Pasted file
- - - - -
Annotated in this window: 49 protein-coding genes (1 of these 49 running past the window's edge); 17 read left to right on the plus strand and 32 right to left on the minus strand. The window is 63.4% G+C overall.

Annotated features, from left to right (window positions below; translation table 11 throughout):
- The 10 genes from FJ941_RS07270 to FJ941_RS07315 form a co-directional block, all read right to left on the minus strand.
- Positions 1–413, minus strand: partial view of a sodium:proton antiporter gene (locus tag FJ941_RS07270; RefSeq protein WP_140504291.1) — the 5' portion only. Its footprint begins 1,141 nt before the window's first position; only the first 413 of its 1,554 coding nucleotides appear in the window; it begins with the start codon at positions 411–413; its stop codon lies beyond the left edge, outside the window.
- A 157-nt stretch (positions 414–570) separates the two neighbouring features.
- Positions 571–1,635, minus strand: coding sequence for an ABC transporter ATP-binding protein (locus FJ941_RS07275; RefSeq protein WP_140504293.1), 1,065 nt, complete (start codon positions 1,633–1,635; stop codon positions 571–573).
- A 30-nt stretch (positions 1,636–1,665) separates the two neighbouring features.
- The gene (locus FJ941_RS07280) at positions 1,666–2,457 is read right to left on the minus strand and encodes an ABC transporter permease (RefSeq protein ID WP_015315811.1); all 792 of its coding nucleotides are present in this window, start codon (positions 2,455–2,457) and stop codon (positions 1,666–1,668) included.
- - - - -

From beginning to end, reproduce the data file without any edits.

Annotated in this window: 49 protein-coding genes (1 of these 49 running past the window's edge); 17 read left to right on the plus strand and 32 right to left on the minus strand. The window is 63.4% G+C overall.

Annotated features, from left to right (window positions below; translation table 11 throughout):
- The 10 genes from FJ941_RS07270 to FJ941_RS07315 form a co-directional block, all read right to left on the minus strand.
- Positions 1–413, minus strand: partial view of a sodium:proton antiporter gene (locus tag FJ941_RS07270; RefSeq protein WP_140504291.1) — the 5' portion only. Its footprint begins 1,141 nt before the window's first position; only the first 413 of its 1,554 coding nucleotides appear in the window; it begins with the start codon at positions 411–413; its stop codon lies beyond the left edge, outside the window.
- A 157-nt stretch (positions 414–570) separates the two neighbouring features.
- Positions 571–1,635, minus strand: coding sequence for an ABC transporter ATP-binding protein (locus FJ941_RS07275; RefSeq protein WP_140504293.1), 1,065 nt, complete (start codon positions 1,633–1,635; stop codon positions 571–573).
- A 30-nt stretch (positions 1,636–1,665) separates the two neighbouring features.
- The gene (locus FJ941_RS07280) at positions 1,666–2,457 is read right to left on the minus strand and encodes an ABC transporter permease (RefSeq protein ID WP_015315811.1); all 792 of its coding nucleotides are present in this window, start codon (positions 2,455–2,457) and stop codon (positions 1,666–1,668) included.